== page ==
The Newton Community Preservation Committee (CPC) has voted to fund taking Webster Woods via eminent domain. Seven out of eight committee members voted to provide the $15.7 million that have been approved to acquire the land at Tuesday night’s CPC meeting. The vote will now go to the City Council, which will discuss the mayor’s proposal at its meeting on Nov. 25—a vote could occur during the first week of December.
A complaint and request for preliminary injunction was filed on November 5 in Middlesex Superior Court. If granted, this injunction would have prevented Tuesday’s planned meeting from occurring. The complaint states that the CPC violated an open-meeting law when it held “executive sessions” about Webster Woods which, unlike the rest of the meeting, were not open to the public.
The plaintiffs listed include University President Rev. William P. Leahy, S.J.; Joseph Quinn, a professor in the economics department and dean of the Morrissey College of Arts and Sciences from 1999 to 2007; and Linda Reilly, executive director of operations in Auxiliary Services and a BC faculty member since 1976. Auxiliary Services is made up of nine business functions, including the bookstore, BC Dining Services and Eagle Print services. Christopher K. Barry-Smith, an associate justice, denied the plaintiffs’ request on Tuesday.
“Seizing by eminent domain 17 acres of Boston College’s property at 300 Hammond Pond Parkway is an extreme and ill-advised measure that will burden Newton taxpayers and come at the expense of 28 community projects vying for CPC funding,” Associate Vice President for University Communications Jack Dunn said in an email to The Heights.
The suit argues that only Newton Mayor Ruthanne Fuller and the City Council have the authority to consider the purchase, lease, or exchange of Webster Woods. The CPC, in comparison, is only being asked to approve certain funding for the proposed acquisition. Therefore, according to the complaint, it is not allowed to hold any private sessions under the open-law meeting exemption in Section 21 a(3) and (6). The judge ruled that the CPC was entitled to it, since the CPC argued that it was considering the “collateral costs” of providing the funds and what costs might increase with litigation.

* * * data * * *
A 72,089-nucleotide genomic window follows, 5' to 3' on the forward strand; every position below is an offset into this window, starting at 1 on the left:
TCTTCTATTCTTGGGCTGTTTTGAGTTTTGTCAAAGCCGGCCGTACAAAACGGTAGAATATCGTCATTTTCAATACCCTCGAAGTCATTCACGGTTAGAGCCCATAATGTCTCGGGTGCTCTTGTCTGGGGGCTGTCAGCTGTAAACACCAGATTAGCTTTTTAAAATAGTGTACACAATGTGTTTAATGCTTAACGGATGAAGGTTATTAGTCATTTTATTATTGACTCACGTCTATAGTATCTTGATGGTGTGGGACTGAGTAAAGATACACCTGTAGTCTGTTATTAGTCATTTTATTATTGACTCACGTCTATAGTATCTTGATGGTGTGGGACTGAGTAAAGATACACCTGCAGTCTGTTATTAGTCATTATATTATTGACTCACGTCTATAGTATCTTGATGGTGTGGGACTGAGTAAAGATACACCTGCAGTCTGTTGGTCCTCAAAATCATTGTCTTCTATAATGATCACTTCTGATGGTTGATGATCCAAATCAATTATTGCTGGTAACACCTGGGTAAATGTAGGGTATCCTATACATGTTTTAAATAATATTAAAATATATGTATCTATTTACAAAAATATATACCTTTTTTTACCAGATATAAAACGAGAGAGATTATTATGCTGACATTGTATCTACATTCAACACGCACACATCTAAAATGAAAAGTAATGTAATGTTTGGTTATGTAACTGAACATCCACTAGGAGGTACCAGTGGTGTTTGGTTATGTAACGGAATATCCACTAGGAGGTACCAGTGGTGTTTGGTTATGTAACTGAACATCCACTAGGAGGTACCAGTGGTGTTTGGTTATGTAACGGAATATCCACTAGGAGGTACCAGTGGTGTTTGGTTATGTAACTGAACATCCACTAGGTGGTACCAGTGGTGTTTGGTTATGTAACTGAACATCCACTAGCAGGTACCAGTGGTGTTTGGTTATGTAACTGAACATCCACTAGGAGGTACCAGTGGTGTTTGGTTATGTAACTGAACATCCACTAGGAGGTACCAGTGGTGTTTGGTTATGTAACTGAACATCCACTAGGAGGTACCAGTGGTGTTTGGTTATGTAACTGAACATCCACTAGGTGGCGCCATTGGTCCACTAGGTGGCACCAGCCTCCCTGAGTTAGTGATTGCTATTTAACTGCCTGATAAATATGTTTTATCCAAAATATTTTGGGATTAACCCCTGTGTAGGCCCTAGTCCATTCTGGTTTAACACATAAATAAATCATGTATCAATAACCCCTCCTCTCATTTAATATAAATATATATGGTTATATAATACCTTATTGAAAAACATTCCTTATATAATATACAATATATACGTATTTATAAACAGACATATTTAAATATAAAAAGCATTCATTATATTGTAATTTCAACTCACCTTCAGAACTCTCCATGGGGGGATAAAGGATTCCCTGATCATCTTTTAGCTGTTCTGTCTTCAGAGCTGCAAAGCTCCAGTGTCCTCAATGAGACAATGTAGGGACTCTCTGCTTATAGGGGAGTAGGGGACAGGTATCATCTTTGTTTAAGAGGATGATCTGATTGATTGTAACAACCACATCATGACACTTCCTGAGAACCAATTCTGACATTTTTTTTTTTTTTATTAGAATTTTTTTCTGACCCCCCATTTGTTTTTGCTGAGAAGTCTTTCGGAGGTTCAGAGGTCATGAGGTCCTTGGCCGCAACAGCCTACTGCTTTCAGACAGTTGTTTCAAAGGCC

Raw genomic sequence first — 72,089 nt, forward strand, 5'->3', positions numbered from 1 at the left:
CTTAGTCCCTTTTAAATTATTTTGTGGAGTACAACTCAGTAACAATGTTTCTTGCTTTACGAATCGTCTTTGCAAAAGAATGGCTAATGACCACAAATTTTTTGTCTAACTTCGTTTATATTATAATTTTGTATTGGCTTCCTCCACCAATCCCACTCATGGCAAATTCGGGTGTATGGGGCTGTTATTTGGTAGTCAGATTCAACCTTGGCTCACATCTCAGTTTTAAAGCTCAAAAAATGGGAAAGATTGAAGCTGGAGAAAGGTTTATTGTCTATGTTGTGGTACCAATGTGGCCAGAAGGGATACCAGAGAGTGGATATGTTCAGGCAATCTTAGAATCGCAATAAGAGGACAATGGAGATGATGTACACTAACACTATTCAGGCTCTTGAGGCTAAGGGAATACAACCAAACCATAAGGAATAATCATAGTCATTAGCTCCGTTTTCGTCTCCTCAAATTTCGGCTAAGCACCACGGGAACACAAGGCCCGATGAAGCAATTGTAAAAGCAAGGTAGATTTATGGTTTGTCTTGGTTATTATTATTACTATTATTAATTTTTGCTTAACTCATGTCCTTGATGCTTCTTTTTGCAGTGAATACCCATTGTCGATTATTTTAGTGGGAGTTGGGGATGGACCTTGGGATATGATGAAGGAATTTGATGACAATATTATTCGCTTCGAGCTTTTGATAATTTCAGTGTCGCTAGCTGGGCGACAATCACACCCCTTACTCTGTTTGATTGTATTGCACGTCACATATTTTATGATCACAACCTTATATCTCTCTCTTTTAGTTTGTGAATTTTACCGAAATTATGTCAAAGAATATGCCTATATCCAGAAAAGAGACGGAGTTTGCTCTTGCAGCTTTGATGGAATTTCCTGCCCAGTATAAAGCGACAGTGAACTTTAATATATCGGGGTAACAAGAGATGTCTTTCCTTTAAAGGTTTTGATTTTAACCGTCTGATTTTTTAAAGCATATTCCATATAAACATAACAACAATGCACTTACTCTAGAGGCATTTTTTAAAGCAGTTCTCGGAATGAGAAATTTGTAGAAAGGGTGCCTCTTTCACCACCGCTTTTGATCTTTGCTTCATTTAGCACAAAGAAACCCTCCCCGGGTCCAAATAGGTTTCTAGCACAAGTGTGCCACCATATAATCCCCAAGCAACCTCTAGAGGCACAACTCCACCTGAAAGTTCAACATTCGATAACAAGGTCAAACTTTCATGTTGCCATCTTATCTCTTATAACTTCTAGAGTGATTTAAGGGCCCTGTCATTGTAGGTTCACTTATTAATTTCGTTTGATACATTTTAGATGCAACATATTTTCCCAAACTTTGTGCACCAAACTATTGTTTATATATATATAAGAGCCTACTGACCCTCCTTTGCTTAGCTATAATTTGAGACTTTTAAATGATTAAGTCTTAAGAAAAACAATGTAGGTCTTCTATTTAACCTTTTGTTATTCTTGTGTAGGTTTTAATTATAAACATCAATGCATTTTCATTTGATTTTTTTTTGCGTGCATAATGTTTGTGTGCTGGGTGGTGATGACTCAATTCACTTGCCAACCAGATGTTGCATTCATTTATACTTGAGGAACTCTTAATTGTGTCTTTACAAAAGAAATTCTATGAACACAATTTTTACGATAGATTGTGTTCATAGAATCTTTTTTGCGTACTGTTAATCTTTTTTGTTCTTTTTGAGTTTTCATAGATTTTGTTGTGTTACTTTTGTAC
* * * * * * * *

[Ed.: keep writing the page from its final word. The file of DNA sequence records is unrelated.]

BC cited an Oct. 10 CPC meeting as being in violation of the open-meeting law in the suit—it said that the meeting was held to discuss Fuller’s request for Webster Woods over other potential projects the CPC could fund. The motion asked that the CPC be barred from meeting in an executive session to discuss funding the acquisition of BC’s property or holding any public meetings regarding it until the minutes and materials of the executive session on Oct. 10 are made public.
Barry-Smith wrote in his decision that a main point of BC’s argument was the lack of public discussion at the CPC regarding the policy decision about the funding request. Public discussion was held at the Oct. 10 and Nov. 6 meetings, Barry-Smith wrote, and reserving some topics for executive sessions does not negate the public discussion of policy issues.
Mayor Ruthanne Fuller requested the money for taking Webster Woods in September. BC bought the land at 300 Hammond Pond Parkway in 2016, drawing concern from residents who said they were worried that the land would be developed.
Robert Maloney, the only committee member who opposed the vote, said he was worried about “public access,” specifically how Newton will make the land accessible to residents. The City of Newton is looking for solutions to his concerns, according to chief operating officer Jonathan Yeo.
Fifteen million dollars are allocated for the acquisition of the woods, $15,000 are allocated to the Planning and Development Department from the CPC’s 2020 open space preserve, and $725,000 are to be set aside for litigation bills associated with taking the woods. The $15.2 million would be issued in the form of a bond over the course of a 30-year time period, Yeo said in an interview with The Heights. BC would receive a check, and the CPC would pay it as one would pay a mortgage, Yeo said.
Yeo said that the bond is common practice, and that the CPC would have money to fund other projects during that time period—especially since the CPC receives $4 million from the city and the state each year.
Two-thirds of the City Council is required to vote yes on the proposal in order for the project to be passed—they must approve both the funding and the acquisition of the land. If the City Council approves it, the city’s attorney will gather the funds and documents necessary to take the land via eminent domain.
“We’re hopeful to have this done during the calendar year,” Yeo said.
If the City Council votes no, Yeo said they would consider the objections to it and potentially rework the proposal.
A public hearing was held on Nov. 6 for residents and BC representatives to voice their opinions on the acquisition. Thomas Keady Jr., vice president of the Office of Governmental & Community Affairs at BC, represented BC. He said the University has already invested money into the land and it contributes to Newton’s economy, in addition to volunteer hours put in by students.
“Mayor Fuller has announced an appraised value of the 17-acre parcel at $15.2 million, but the current value is likely far in excess of the amount budgeted by the City,” Dunn said in the email. “The difference between the appraisal and the award determined by the courts will be absorbed by Newton taxpayers, at the expense of other priorities, including school repairs, fire station upgrades, the teachers’ contract, and unfunded pension liabilities for municipal workers.”
Featured Image by Colleen Martin / Heights Editor